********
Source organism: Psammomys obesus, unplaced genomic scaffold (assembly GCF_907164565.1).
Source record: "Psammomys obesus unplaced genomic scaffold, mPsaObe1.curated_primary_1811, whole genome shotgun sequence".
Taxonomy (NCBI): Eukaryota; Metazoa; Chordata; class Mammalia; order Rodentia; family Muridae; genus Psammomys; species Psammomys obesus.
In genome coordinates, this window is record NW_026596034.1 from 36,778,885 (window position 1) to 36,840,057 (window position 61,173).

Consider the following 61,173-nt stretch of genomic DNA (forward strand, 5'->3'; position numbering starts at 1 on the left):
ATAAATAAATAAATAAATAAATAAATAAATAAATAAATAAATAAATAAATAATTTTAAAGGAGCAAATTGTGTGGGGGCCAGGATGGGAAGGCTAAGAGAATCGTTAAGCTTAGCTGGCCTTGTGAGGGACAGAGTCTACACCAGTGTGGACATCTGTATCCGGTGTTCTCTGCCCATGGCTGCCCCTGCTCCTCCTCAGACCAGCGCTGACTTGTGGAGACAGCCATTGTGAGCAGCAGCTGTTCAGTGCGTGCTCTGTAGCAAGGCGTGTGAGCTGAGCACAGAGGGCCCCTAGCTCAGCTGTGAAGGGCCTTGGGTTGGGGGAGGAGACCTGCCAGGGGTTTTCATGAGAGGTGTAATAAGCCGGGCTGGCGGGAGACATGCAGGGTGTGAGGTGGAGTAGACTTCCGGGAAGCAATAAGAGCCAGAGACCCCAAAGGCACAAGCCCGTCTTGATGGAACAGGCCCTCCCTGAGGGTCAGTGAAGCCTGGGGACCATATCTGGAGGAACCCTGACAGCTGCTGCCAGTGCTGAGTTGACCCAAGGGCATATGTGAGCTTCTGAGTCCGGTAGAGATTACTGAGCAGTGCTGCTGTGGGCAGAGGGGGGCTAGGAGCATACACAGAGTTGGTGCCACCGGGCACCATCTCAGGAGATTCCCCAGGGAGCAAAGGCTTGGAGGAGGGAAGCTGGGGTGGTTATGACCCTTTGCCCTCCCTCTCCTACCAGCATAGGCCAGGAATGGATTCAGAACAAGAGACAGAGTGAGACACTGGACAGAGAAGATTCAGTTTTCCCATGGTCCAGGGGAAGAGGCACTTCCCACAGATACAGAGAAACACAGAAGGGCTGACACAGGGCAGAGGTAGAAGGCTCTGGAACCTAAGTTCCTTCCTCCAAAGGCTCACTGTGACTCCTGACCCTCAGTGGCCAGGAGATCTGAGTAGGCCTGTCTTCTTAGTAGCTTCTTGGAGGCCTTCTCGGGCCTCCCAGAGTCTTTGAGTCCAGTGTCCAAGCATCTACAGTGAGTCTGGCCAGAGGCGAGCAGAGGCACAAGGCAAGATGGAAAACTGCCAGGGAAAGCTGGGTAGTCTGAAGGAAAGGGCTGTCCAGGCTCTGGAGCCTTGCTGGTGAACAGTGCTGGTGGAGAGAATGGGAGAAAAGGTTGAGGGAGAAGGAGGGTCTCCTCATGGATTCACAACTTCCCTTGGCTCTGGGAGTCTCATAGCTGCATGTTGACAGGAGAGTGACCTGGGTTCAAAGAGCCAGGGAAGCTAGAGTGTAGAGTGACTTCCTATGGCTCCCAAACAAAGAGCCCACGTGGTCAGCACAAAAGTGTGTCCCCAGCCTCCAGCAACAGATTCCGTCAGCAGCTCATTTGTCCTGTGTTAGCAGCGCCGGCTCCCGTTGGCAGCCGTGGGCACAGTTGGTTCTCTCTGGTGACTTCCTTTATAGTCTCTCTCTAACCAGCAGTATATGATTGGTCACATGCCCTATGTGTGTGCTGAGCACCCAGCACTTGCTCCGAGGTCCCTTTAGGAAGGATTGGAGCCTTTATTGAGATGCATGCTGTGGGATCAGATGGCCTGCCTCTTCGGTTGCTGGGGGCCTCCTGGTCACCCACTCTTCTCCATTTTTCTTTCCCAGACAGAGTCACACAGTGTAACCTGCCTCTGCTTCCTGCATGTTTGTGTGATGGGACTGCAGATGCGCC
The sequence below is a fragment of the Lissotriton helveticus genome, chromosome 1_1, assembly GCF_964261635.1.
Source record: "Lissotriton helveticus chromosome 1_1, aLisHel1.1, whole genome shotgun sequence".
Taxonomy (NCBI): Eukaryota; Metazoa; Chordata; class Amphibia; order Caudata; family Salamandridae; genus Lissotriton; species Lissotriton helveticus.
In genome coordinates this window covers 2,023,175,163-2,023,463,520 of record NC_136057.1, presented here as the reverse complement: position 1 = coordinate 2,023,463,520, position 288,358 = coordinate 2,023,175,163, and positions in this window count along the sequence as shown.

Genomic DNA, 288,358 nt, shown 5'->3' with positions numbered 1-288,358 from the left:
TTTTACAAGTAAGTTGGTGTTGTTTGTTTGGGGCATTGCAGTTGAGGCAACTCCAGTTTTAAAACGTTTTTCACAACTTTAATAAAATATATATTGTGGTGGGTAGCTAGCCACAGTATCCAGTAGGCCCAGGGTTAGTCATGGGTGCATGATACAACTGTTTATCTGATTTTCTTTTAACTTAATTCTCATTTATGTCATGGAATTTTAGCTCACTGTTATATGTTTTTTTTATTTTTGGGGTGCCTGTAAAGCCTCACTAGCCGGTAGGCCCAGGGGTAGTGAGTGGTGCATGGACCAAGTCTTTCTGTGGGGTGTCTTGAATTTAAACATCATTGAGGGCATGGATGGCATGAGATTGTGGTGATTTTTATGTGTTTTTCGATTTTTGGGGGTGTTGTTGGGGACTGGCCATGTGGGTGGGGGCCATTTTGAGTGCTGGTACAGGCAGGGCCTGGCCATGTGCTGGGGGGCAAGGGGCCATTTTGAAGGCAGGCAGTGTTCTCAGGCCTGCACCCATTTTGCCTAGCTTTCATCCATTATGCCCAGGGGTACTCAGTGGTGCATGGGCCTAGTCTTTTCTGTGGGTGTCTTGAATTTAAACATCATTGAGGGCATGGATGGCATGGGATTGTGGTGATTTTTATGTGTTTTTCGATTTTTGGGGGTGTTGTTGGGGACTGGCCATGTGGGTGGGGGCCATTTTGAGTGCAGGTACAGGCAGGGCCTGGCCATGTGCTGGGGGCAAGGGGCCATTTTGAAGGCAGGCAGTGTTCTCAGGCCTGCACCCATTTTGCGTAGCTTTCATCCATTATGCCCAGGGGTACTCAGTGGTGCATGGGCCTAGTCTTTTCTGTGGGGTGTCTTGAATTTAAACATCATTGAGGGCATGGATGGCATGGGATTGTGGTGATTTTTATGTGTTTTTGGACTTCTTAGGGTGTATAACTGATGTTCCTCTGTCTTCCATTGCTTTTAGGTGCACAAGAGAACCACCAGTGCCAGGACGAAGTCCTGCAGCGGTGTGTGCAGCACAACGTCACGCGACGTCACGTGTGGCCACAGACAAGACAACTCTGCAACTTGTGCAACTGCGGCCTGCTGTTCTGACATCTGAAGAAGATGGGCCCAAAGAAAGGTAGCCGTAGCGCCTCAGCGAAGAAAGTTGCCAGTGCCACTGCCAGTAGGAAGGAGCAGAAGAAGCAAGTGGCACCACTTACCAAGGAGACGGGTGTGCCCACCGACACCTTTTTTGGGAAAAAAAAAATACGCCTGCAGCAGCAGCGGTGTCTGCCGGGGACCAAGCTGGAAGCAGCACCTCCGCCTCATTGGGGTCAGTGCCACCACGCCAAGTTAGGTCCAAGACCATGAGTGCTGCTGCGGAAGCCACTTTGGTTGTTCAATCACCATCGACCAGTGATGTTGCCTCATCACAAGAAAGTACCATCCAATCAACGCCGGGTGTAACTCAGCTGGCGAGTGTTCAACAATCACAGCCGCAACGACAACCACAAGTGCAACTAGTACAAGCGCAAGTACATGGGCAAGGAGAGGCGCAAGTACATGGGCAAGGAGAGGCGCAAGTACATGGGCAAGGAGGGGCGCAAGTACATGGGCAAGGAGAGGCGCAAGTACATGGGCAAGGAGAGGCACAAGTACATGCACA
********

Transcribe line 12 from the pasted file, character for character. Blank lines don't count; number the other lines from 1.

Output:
TTTTACAAGTAAGTTGGTGTTGTTTGTTTGGGGCATTGCAGTTGAGGCAACTCCAGTTTTAAAACGTTTTTCACAACTTTAATAAAATATATATTGTGGTGGGTAGCTAGCCACAGTATCCAGTAGGCCCAGGGTTAGTCATGGGTGCATGATACAACTGTTTATCTGATTTTCTTTTAACTTAATTCTCATTTATGTCATGGAATTTTAGCTCACTGTTATATGTTTTTTTTATTTTTGGGGTGCCTGTAAAGCCTCACTAGCCGGTAGGCCCAGGGGTAGTGAGTGGTGCATGGACCAAGTCTTTCTGTGGGGTGTCTTGAATTTAAACATCATTGAGGGCATGGATGGCATGAGATTGTGGTGATTTTTATGTGTTTTTCGATTTTTGGGGGTGTTGTTGGGGACTGGCCATGTGGGTGGGGGCCATTTTGAGTGCTGGTACAGGCAGGGCCTGGCCATGTGCTGGGGGGCAAGGGGCCATTTTGAAGGCAGGCAGTGTTCTCAGGCCTGCACCCATTTTGCCTAGCTTTCATCCATTATGCCCAGGGGTACTCAGTGGTGCATGGGCCTAGTCTTTTCTGTGGGTGTCTTGAATTTAAACATCATTGAGGGCATGGATGGCATGGGATTGTGGTGATTTTTATGTGTTTTTCGATTTTTGGGGGTGTTGTTGGGGACTGGCCATGTGGGTGGGGGCCATTTTGAGTGCAGGTACAGGCAGGGCCTGGCCATGTGCTGGGGGCAAGGGGCCATTTTGAAGGCAGGCAGTGTTCTCAGGCCTGCACCCATTTTGCGTAGCTTTCATCCATTATGCCCAGGGGTACTCAGTGGTGCATGGGCCTAGTCTTTTCTGTGGGGTGTCTTGAATTTAAACATCATTGAGGGCATGGATGGCATGGGATTGTGGTGATTTTTATGTGTTTTTGGACTTCTTAGGGTGTATAACTGATGTTCCTCTGTCTTCCATTGCTTTTAGGTGCACAAGAGAACCACCAGTGCCAGGACGAAGTCCTGCAGCGGTGTGTGCAGCACAACGTCACGCGACGTCACGTGTGGCCACAGACAAGACAACTCTGCAACTTGTGCAACTGCGGCCTGCTGTTCTGACATCTGAAGAAGATGGGCCCAAAGAAAGGTAGCCGTAGCGCCTCAGCGAAGAAAGTTGCCAGTGCCACTGCCAGTAGGAAGGAGCAGAAGAAGCAAGTGGCACCACTTACCAAGGAGACGGGTGTGCCCACCGACACCTTTTTTGGGAAAAAAAAAATACGCCTGCAGCAGCAGCGGTGTCTGCCGGGGACCAAGCTGGAAGCAGCACCTCCGCCTCATTGGGGTCAGTGCCACCACGCCAAGTTAGGTCCAAGACCATGAGTGCTGCTGCGGAAGCCACTTTGGTTGTTCAATCACCATCGACCAGTGATGTTGCCTCATCACAAGAAAGTACCATCCAATCAACGCCGGGTGTAACTCAGCTGGCGAGTGTTCAACAATCACAGCCGCAACGACAACCACAAGTGCAACTAGTACAAGCGCAAGTACATGGGCAAGGAGAGGCGCAAGTACATGGGCAAGGAGAGGCGCAAGTACATGGGCAAGGAGGGGCGCAAGTACATGGGCAAGGAGAGGCGCAAGTACATGGGCAAGGAGAGGCACAAGTACATGCACA